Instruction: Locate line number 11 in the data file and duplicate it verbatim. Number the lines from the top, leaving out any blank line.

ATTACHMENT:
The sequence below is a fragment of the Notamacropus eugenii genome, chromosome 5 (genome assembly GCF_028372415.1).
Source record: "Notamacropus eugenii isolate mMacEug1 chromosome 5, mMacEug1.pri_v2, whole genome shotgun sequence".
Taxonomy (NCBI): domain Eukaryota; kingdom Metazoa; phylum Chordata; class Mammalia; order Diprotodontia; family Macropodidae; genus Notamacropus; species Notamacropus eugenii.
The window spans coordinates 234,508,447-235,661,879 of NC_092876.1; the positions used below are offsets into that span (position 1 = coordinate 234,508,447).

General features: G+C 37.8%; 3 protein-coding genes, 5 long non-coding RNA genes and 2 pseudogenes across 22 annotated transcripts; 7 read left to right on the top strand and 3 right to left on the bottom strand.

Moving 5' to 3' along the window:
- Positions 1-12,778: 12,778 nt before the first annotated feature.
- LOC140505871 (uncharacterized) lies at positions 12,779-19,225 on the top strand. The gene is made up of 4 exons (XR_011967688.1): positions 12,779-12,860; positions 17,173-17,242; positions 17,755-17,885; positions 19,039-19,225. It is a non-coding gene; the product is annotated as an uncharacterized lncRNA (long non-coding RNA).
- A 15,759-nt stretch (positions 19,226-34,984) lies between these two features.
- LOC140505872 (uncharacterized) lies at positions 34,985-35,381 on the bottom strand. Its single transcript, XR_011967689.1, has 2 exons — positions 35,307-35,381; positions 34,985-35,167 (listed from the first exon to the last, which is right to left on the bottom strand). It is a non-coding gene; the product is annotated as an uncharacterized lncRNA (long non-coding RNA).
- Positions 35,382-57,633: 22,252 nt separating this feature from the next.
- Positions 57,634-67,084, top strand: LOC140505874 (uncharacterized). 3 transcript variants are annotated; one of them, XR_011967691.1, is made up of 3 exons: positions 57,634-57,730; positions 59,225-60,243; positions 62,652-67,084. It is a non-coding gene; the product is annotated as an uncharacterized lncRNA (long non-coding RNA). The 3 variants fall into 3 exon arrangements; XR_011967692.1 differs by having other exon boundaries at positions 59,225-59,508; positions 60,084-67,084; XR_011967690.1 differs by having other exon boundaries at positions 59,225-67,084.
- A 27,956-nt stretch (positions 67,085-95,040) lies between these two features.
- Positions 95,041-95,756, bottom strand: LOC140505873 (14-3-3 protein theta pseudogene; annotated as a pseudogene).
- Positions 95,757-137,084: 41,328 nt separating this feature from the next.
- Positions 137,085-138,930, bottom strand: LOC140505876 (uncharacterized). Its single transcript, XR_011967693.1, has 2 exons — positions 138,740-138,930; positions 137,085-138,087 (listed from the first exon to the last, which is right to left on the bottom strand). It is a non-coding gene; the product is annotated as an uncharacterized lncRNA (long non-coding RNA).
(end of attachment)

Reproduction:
- Positions 35,382-57,633: 22,252 nt separating this feature from the next.